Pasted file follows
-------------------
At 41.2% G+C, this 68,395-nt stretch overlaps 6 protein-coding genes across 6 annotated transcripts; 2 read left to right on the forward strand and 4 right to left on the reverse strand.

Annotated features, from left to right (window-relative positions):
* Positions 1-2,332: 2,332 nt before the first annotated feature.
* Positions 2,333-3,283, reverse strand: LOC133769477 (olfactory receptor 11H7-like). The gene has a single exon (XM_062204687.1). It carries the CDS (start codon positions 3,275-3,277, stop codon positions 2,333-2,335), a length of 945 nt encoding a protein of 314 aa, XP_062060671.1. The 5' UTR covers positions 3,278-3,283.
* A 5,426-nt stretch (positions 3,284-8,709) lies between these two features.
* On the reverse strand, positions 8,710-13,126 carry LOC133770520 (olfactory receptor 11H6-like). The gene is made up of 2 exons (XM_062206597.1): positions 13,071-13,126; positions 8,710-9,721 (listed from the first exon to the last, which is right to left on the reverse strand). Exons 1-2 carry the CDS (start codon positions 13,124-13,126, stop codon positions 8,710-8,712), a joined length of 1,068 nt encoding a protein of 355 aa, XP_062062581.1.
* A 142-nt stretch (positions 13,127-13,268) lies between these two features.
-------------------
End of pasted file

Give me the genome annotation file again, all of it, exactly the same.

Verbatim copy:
At 41.2% G+C, this 68,395-nt stretch overlaps 6 protein-coding genes across 6 annotated transcripts; 2 read left to right on the forward strand and 4 right to left on the reverse strand.

Annotated features, from left to right (window-relative positions):
* Positions 1-2,332: 2,332 nt before the first annotated feature.
* Positions 2,333-3,283, reverse strand: LOC133769477 (olfactory receptor 11H7-like). The gene has a single exon (XM_062204687.1). It carries the CDS (start codon positions 3,275-3,277, stop codon positions 2,333-2,335), a length of 945 nt encoding a protein of 314 aa, XP_062060671.1. The 5' UTR covers positions 3,278-3,283.
* A 5,426-nt stretch (positions 3,284-8,709) lies between these two features.
* On the reverse strand, positions 8,710-13,126 carry LOC133770520 (olfactory receptor 11H6-like). The gene is made up of 2 exons (XM_062206597.1): positions 13,071-13,126; positions 8,710-9,721 (listed from the first exon to the last, which is right to left on the reverse strand). Exons 1-2 carry the CDS (start codon positions 13,124-13,126, stop codon positions 8,710-8,712), a joined length of 1,068 nt encoding a protein of 355 aa, XP_062062581.1.
* A 142-nt stretch (positions 13,127-13,268) lies between these two features.